If you are wondering what should be automated, look for anything anyone is typing into a Linux shell and clicking through in a user interface. Then ask yourself "is this something that can be automated?" Then ask "what is the value of automating this?" Most Ansible modules wrap command line tools or use the same APIs behind UIs.

Given a sufficient number of things to automate is identified, start with those that cause the most pain and those that you can get done quickly. Remember you want to create a virtuous cycle of releasing reliability, feedback and building trust across your organization. Showing progress and business value quickly will help do that.

Just because something works, doesn't mean it can't be improved. Friction should be eliminated whenever possible.

This first aphorism just so happens to be a quote from the movie Black Panther, and it elegantly expresses some important wisdom when it comes to Ansible automation.

Always iterate and adapt to real world feedback from your operations. Optimize readability. Continue to find ways to simplify and reduce friction in your organization and its processes. As changes are introduced into your environments and IT policies over time, they will create new friction and pain points. They will also create new opportunities to apply your automation practices to eliminate them.

Automation is a journey that never ends.

Heraclitus, a Greek philosopher, said "change is the only constant in life. Nothing endures but change."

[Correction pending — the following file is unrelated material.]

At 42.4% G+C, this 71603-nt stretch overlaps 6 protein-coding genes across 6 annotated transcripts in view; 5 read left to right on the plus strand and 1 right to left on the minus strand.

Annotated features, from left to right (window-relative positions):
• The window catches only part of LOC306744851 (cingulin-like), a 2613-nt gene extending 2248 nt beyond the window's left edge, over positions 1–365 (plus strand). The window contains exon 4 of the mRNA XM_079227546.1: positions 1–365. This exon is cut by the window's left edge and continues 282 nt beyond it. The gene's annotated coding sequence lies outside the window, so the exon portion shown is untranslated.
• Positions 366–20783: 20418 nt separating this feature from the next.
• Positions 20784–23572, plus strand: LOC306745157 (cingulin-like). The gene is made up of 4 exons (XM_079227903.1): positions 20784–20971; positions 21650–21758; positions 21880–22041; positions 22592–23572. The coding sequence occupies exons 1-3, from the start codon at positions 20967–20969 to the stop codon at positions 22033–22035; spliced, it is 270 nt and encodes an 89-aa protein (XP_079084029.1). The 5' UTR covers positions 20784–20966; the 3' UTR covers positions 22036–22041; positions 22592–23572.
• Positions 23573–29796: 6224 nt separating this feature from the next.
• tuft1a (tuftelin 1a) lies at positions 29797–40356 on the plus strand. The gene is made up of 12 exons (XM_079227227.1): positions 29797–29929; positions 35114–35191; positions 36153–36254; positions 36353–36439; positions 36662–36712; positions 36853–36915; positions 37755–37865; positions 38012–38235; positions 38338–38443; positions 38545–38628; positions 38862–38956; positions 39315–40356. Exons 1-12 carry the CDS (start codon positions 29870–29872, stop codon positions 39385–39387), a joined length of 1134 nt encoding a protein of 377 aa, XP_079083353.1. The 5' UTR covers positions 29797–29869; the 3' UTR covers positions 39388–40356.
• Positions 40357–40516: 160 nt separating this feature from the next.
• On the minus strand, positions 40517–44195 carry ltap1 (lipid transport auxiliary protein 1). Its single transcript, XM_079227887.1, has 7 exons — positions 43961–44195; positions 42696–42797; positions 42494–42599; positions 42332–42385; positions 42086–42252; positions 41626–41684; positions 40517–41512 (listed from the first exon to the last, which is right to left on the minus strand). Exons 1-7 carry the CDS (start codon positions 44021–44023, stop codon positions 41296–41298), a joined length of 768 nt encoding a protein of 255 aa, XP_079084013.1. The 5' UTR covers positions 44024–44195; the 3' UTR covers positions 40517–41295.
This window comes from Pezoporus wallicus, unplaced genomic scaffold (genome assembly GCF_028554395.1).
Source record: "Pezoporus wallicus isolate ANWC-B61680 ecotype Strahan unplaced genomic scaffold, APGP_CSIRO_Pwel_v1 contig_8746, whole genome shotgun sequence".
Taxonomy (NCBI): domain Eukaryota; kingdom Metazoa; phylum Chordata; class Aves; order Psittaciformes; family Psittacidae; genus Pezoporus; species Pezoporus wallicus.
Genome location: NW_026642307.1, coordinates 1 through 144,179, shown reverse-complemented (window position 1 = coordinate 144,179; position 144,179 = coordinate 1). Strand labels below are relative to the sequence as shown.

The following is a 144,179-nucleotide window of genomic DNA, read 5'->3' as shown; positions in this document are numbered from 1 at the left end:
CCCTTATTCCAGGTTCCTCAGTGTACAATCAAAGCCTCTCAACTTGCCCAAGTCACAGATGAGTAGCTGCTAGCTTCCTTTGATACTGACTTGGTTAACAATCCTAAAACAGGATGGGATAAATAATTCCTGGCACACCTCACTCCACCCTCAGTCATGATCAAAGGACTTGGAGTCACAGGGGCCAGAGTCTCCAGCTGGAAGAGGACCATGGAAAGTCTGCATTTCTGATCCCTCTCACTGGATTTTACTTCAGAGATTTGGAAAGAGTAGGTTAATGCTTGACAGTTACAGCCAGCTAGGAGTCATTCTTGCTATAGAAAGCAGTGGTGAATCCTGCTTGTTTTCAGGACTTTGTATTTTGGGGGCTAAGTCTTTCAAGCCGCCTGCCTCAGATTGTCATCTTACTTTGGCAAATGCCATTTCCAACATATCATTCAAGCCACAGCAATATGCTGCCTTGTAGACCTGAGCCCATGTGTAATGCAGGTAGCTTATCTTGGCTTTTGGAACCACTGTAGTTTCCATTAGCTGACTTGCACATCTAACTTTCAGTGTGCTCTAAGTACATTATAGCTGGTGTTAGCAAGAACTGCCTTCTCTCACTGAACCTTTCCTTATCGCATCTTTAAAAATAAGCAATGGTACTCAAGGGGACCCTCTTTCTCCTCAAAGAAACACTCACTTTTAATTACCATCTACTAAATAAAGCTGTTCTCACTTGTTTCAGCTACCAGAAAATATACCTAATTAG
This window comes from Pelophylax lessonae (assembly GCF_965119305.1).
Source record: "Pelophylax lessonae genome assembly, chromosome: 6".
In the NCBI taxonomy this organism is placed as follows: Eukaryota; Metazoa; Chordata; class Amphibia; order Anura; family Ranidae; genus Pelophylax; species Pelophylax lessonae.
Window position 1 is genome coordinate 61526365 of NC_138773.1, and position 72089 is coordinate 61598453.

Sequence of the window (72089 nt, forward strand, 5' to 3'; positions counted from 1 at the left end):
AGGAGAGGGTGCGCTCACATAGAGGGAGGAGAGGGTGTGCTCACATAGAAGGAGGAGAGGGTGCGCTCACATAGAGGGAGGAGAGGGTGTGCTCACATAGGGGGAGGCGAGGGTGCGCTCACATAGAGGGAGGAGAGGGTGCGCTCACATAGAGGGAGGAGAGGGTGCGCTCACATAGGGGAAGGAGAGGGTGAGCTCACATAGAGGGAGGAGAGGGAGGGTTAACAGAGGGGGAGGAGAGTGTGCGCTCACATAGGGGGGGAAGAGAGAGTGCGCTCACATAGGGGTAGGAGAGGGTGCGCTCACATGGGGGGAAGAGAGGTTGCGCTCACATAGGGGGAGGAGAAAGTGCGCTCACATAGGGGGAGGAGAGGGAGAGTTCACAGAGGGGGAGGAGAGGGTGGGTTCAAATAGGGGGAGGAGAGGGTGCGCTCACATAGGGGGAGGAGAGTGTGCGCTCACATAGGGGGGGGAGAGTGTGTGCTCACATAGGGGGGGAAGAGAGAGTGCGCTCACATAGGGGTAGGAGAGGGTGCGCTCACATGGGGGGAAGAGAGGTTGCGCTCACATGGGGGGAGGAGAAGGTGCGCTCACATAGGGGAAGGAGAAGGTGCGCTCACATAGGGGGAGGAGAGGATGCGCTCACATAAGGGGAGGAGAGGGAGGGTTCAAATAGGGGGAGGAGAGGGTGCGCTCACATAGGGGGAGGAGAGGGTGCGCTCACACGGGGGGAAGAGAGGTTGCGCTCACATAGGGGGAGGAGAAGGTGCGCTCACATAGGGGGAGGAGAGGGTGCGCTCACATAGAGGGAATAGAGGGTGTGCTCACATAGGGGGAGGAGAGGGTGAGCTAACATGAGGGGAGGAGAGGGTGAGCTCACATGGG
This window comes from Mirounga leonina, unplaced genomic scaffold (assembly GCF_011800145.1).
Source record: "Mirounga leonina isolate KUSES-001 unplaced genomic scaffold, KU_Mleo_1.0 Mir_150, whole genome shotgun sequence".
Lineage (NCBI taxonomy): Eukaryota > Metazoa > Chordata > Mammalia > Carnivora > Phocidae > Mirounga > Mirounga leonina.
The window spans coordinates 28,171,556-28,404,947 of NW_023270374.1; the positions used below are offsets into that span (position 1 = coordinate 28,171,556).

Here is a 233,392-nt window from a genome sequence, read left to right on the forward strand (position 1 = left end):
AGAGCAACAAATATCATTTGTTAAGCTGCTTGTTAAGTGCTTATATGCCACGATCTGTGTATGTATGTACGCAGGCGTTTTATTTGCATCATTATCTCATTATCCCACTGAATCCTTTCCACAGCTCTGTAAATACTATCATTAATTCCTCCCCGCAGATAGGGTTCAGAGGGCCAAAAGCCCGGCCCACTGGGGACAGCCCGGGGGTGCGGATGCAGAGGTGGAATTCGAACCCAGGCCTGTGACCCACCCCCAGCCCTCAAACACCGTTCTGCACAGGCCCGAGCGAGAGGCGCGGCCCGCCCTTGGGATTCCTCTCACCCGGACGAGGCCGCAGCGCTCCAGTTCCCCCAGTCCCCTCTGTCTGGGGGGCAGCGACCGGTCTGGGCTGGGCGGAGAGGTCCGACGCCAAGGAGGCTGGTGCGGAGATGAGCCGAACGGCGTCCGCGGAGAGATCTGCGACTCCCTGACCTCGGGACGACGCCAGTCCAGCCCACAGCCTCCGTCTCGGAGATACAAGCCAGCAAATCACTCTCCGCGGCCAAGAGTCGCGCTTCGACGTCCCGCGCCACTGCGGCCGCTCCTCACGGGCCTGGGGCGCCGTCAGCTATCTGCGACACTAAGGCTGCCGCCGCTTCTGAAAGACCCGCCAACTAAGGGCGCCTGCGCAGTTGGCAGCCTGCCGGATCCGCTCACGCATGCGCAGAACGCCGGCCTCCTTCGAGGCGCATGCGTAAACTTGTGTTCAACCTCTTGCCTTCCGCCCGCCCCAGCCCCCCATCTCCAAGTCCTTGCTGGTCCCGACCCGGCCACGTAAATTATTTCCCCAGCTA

Anyone who has been around the IT industry for any length of time knows there is constant change. This is why it is so vital to be agile and prepared to respond to ongoing change, innovation and business demands quickly and reliably. 

Automation is not a destination. It is a practice. It is a culture, a mindset and an attitude. Automation is a continuous process of feedback and learning and adapting to change and improving upon what you did before. 

Automation creates opportunities and we at Red Hat see opportunities for automation everywhere. 

So the question I pose to you is: Where will your automation journey lead you?

Further Reading

If you want to dive more deeply into the application of the zen of Ansible and its origins, I recommend these resources.

The Ansible Community of Practice (CoP) has assembled a comprehensive repository of "good practices" for Ansible content development. The Ansible Lint tool has now been added to the Red Hat Ansible Automation Platform and codifies many of these practices in rules and profiles to help you quickly identify and enforce consistent application to your work.

If you are interested in understanding more about "The Zen of Python", I recommend starting with Al Sweigart's explanation of those aphorisms.